“I didn’t want a live-stream telethon feel,” Atlas added . “I wanted people to be able to support their artists.”
To that end, the six episodes of Friday Night Hustle were recorded and professionally shot over the course of two weeks at the Talkhouse, from September 29 to October 15. Right now, Atlas herself is busy editing the live performances down for the broadcast.
“I have learned more about Final Cut Pro in the last two weeks than I probably chose to,” she said. “I know it now. I didn’t in October. Every episode has seven to nine musicians. I want you to be blown away.
“Art and energy beget art and energy,” she added. “I was miserable and was writing no new songs. I thought, I am numb. I was headed into depression, which I know about. But this gives me a skip in my step.”
The musicians appearing in the series represent a “who’s who” of East End rock royalty, including Gene Casey, Klyph Black, Andy Aledort, Inda Eaton, Winston Irie, Hopefully Forgiven, Sarah Conway, Annie Trezza, Mamalee Rose, Jimmy Lawler, Bosco Michne, Thomas Muse, James Bernard, Michael LeClerc, Dan Koontz, Danny Kean and, of course, the Nancy Atlas Project.
Atlas notes that all safety precautions were taken during the recording of the episodes. Some musicians had COVID tests prior to the performance, and there were absolutely no other people in the Talkhouse aside from the participating musicians, the two person film crew and the two person sound crew.
“There were never over 10 people there. It was the number one concern of mine, to provide a safe environment,” she said. “Some of the musicians have been quarantining together, so when people see them on stage, they need to know they’re quarantining or playing with musicians in their pod, so they’re able to get on stage comfortably.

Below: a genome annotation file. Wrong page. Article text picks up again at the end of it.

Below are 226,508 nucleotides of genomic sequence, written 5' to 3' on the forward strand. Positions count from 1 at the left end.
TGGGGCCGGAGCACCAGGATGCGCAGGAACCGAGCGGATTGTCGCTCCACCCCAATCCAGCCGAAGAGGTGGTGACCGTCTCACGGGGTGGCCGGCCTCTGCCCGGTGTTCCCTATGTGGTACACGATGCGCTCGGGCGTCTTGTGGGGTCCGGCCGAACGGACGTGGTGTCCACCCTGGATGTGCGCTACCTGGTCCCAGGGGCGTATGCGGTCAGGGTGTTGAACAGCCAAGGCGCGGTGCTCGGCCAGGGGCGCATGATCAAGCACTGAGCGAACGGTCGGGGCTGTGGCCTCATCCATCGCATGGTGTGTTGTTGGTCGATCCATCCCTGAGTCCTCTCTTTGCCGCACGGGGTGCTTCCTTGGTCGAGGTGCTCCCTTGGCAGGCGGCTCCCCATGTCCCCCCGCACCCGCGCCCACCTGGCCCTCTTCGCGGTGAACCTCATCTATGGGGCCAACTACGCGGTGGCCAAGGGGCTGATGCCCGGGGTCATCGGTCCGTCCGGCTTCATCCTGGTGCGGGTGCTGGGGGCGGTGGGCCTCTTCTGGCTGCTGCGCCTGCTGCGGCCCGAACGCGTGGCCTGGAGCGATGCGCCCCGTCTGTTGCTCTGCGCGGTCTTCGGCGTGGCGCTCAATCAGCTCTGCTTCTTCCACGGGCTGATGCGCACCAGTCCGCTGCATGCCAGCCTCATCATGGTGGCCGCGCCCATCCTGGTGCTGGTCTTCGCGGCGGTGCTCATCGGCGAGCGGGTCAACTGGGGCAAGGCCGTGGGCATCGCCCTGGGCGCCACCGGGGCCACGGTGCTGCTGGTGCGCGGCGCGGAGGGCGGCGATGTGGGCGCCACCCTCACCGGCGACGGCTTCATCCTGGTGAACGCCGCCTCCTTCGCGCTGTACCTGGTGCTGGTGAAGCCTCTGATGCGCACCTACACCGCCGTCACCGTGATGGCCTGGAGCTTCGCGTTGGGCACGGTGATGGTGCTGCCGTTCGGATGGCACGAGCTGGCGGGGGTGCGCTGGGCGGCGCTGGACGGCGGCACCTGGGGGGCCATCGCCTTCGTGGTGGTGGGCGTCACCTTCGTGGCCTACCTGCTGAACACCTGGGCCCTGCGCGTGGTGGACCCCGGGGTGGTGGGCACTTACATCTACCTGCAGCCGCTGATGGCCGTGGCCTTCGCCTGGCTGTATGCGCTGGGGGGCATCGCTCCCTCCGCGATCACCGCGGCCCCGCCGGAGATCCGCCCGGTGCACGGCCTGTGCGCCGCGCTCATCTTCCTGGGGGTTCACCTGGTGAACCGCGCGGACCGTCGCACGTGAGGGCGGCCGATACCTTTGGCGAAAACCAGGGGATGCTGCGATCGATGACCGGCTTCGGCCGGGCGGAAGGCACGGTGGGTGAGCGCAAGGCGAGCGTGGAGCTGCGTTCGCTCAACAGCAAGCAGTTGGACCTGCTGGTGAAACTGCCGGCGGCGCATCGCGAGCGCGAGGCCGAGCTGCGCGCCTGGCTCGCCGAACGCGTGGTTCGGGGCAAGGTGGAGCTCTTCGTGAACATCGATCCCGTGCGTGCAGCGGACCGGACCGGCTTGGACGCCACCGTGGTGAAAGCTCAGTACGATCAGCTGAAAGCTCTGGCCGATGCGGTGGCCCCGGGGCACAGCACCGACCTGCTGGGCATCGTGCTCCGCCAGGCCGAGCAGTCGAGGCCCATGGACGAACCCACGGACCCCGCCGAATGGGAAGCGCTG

“I will say, more than one musician openly wept,” said Atlas of the opportunity to perform live on stage again after all these months. “It was incredibly moving and humbling. There’s a sadness, but also a camaraderie.”
In the end, Atlas is hoping that for viewers watching the Friday Night Hustle, even from one’s own couch, it will make them feel like they’re part of it all.
“The Talkhouse is a home — a gathering of friends,” said Atlas. “In this completely and utterly frustrating time, we can understand that music has the power to heal. I think we are finding our way. Don’t give up on us. If you see musicians doing things online, realize we’d rather do it live, but can’t.”
With the sun now setting earlier and as another period of quarantine and shutdowns stare us in the face, Atlas invites everyone to come on in and gather round while she and her talented friends play a few songs.
“To me, this project is also about providing people a slice of community,” she said. “My goal to let you forget life for 60 minutes and have a live show. Without a doubt, it’s the closest thing to sitting at the Talkhouse and seeing a live band as you can get.
“I really hope this inspires people to get involved and watch, to support your local musicians with elegance and grace and art — and f—ing great music.”
One hundred percent of the funds raised through the Friday Night Hustle will go to the participating musicians and the staff at The Stephen Talkhouse. Virtual episodes are available at Musae.me or stephentalkhouse.com every Friday at 8 p.m. for six weeks starting November 13. After that, you can watch it whenever you want as many times as you want. Ticket prices are a sliding scale of $10 to $100, or $300 for “Friend of the Hustle” and all six episodes. The goal is to raise as much money as possible for the participants, so please consider donating more if you can. For those struggling due to the pandemic, a “Pay What You Can” offer is available.